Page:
“When we had the person go in [last year],” Matthews said, “I believe with the water temperatures and the air temperatures at the time, the survival rate was about four and a half minutes.”
“You’ve just got to respect ... those high waters and just stay away from it,” he said.
That is not to say that people should not hold out hope. After all, the fire department has all the equipment to stay safe and perform a rescue, and Evanston is small enough that, if people are on duty, they can respond quickly to the river. Citizens should not try to conduct their own rescue attempts in case of an emergency, since that is almost certain to lead to more danger.
There are limits to what first responders can do, though. For one, Matthews said the Uinta County Sheriff’s Office is the only law enforcement entity around Evanston that is on duty 24/7. The fire department only has four full-time employees, and although they can be called out after hours, that takes extra time. If the sheriff’s office is first on the scene, the deputies have ropes but no life jackets and so cannot go into the water without severe risk to themselves.
Last year, Uinta County Sheriff’s Office investigator Jamie Schmidt went into the water after a man who drowned, and Schmidt had to be treated for hypothermia after being rescued himself.
“Just kind of watch the water and stay back, because ... when it leaves the river and leaves the bank, you never know what’s going on beneath the water,” Henderson said.
Another part of the county’s flood preparations includes sandbags, and although the county has been working to fill them, Matthews is requesting help from the community to fill enough bags.
He said inmates at the jail have been filling sandbags, and as of last week, they had about 500 bags filled — but he said he thinks Uinta County needs at least 10 times that number. The county would welcome any volunteers willing to help fill sandbags; Matthews said the county will provide the sand and the bags.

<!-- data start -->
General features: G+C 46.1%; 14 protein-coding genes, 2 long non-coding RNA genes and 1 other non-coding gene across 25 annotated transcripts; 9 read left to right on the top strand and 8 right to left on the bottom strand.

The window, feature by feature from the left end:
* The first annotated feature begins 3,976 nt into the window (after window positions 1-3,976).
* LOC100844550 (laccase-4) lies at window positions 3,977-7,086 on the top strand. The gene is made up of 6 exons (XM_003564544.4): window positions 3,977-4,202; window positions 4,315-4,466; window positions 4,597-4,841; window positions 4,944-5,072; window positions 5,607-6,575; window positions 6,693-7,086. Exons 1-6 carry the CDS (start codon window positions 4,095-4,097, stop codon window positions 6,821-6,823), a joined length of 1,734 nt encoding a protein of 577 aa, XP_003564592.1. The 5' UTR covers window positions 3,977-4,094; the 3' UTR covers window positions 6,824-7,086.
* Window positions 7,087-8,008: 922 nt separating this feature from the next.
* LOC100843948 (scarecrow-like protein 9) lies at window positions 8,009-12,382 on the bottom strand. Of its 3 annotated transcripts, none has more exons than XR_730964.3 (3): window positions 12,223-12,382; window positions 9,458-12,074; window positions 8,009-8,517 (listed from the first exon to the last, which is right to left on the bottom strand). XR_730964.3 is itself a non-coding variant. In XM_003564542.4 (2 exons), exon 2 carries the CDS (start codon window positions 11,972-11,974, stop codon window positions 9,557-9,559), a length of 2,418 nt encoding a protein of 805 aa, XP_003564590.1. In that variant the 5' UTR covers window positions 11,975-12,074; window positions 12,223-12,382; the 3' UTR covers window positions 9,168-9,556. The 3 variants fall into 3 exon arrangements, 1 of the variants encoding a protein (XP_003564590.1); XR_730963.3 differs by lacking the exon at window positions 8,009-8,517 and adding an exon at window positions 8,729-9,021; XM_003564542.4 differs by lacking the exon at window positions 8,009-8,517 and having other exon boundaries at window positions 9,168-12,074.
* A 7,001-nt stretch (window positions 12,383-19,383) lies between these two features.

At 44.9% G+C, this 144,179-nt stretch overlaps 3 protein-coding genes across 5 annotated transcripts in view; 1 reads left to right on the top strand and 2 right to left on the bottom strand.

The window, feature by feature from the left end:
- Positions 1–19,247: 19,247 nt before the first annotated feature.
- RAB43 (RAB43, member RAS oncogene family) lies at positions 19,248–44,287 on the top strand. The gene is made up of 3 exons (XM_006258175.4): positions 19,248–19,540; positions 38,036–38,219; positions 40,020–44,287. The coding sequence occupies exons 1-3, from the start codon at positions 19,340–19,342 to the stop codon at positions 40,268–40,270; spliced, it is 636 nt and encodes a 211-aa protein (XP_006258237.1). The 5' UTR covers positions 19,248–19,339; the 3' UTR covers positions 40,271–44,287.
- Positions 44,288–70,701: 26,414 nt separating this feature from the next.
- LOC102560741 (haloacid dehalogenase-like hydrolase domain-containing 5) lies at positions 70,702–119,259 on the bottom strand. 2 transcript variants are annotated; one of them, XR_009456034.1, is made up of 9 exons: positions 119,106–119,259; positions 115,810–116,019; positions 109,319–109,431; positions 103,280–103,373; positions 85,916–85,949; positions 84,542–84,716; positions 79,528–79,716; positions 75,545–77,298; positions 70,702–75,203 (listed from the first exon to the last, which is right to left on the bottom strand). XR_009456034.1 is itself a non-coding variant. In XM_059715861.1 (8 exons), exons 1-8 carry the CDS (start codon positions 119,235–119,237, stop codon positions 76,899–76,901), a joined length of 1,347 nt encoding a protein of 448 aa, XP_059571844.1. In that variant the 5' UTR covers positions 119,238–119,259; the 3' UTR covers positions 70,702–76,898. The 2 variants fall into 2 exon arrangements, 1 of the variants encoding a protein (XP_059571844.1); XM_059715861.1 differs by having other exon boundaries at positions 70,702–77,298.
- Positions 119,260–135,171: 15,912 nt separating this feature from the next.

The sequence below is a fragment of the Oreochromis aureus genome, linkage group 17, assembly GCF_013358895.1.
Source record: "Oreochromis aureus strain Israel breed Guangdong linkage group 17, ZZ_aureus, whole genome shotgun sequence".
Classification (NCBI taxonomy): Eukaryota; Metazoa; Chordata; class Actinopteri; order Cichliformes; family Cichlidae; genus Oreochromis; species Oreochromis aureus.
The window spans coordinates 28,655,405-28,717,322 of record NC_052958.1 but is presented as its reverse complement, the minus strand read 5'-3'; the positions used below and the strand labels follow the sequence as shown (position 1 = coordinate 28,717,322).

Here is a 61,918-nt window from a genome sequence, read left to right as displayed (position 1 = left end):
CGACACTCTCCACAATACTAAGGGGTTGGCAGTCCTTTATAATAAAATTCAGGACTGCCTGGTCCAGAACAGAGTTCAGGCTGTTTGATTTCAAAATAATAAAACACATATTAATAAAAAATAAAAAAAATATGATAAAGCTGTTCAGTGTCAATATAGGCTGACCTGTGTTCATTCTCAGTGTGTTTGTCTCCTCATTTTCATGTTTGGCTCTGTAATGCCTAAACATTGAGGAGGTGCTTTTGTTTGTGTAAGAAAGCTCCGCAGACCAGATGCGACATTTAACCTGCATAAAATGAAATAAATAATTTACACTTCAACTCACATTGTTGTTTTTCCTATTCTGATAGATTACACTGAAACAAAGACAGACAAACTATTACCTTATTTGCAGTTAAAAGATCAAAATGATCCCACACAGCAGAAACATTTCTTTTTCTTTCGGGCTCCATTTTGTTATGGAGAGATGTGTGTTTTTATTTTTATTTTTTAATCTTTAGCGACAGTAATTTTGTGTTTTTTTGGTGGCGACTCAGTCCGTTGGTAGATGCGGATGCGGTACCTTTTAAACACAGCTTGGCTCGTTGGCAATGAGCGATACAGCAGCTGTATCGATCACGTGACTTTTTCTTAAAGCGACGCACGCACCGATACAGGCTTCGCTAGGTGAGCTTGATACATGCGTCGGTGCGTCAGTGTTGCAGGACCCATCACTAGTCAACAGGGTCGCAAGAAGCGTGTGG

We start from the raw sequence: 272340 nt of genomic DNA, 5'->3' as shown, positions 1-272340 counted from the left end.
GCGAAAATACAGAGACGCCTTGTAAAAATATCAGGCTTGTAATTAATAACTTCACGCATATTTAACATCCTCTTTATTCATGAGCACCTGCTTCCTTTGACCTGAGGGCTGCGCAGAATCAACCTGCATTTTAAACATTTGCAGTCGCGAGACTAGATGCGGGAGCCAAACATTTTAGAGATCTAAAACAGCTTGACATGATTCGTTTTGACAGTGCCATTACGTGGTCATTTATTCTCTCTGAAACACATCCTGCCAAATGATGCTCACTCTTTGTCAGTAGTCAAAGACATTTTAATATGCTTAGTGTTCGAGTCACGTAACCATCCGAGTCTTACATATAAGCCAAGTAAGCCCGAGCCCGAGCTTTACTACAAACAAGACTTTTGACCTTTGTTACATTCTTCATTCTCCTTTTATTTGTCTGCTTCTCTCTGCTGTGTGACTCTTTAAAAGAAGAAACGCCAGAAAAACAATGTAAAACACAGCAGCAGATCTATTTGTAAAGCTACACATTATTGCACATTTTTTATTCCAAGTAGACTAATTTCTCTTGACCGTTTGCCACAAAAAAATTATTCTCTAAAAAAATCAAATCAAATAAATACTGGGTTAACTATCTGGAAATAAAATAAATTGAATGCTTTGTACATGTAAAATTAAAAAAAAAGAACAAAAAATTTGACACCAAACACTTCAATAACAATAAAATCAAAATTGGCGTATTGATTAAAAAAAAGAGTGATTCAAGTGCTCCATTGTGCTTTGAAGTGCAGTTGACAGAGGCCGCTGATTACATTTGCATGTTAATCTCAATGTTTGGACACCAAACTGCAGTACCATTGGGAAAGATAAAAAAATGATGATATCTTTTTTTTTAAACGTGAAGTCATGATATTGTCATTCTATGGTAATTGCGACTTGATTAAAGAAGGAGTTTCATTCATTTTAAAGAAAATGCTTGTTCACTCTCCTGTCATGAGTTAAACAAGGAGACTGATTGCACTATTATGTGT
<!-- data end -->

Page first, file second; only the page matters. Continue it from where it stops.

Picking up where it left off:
Filled sandbags are available at the Uinta County Shop (632 Uinta St.), and people can call dispatch at (307) 783-1000 to set up a pickup time. People must provide their own transportation for the sandbags, though.
Another piece of flood preparation is the CodeRED early notification system. Through CodeRED, county, school and city officials can send up to 60,000 pre-recorded emergency telephone messages per hour. To sign up for the list, individuals and businesses should visit www.uintacounty.com/436/CodeRED or http://tinyurl.com/jtb9j4s.
The town of Bear River is readying for flooding, too, but because of previous floods, is better prepared. Mayor Troy Nolan said the town already has about 3,000 sandbags and has all the procedures ready in case of flood. The town council has talked about the possibility of flooding as well, but just has to wait and see what will happen with the Bear River.
In his 10 years of involvement with the town, Nolan has not seen many bad floods, and the times that it did flood, he said the residents worked together to help each other and to clean up. The water tended to stay around for a long time but did not threaten animals or homes.
Nolan also advised that people sign up for CodeRED so they can be easily notified in case of emergency.